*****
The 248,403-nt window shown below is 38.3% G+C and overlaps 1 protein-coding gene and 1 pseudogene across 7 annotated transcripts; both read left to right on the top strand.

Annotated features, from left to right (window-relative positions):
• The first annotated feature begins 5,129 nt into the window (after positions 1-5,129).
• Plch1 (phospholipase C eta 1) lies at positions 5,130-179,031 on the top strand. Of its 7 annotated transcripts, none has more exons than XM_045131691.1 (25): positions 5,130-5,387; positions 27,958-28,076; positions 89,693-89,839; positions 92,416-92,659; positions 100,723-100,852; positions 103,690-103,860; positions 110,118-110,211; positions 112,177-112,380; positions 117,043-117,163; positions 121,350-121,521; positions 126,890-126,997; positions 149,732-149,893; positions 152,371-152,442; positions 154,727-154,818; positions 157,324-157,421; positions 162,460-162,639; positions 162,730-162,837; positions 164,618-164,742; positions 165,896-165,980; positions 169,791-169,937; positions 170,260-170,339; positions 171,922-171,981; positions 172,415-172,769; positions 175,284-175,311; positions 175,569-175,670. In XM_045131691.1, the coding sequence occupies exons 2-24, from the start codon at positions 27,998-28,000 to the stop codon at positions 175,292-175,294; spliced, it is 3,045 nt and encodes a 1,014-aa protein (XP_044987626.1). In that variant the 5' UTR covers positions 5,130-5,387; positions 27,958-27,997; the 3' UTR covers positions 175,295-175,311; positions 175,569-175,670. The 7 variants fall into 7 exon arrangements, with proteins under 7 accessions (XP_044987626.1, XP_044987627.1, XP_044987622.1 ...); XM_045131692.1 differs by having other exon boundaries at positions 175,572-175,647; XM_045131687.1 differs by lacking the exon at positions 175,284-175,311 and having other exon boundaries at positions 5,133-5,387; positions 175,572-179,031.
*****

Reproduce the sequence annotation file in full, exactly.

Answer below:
The 248,403-nt window shown below is 38.3% G+C and overlaps 1 protein-coding gene and 1 pseudogene across 7 annotated transcripts; both read left to right on the top strand.

Annotated features, from left to right (window-relative positions):
• The first annotated feature begins 5,129 nt into the window (after positions 1-5,129).
• Plch1 (phospholipase C eta 1) lies at positions 5,130-179,031 on the top strand. Of its 7 annotated transcripts, none has more exons than XM_045131691.1 (25): positions 5,130-5,387; positions 27,958-28,076; positions 89,693-89,839; positions 92,416-92,659; positions 100,723-100,852; positions 103,690-103,860; positions 110,118-110,211; positions 112,177-112,380; positions 117,043-117,163; positions 121,350-121,521; positions 126,890-126,997; positions 149,732-149,893; positions 152,371-152,442; positions 154,727-154,818; positions 157,324-157,421; positions 162,460-162,639; positions 162,730-162,837; positions 164,618-164,742; positions 165,896-165,980; positions 169,791-169,937; positions 170,260-170,339; positions 171,922-171,981; positions 172,415-172,769; positions 175,284-175,311; positions 175,569-175,670. In XM_045131691.1, the coding sequence occupies exons 2-24, from the start codon at positions 27,998-28,000 to the stop codon at positions 175,292-175,294; spliced, it is 3,045 nt and encodes a 1,014-aa protein (XP_044987626.1). In that variant the 5' UTR covers positions 5,130-5,387; positions 27,958-27,997; the 3' UTR covers positions 175,295-175,311; positions 175,569-175,670. The 7 variants fall into 7 exon arrangements, with proteins under 7 accessions (XP_044987626.1, XP_044987627.1, XP_044987622.1 ...); XM_045131692.1 differs by having other exon boundaries at positions 175,572-175,647; XM_045131687.1 differs by lacking the exon at positions 175,284-175,311 and having other exon boundaries at positions 5,133-5,387; positions 175,572-179,031.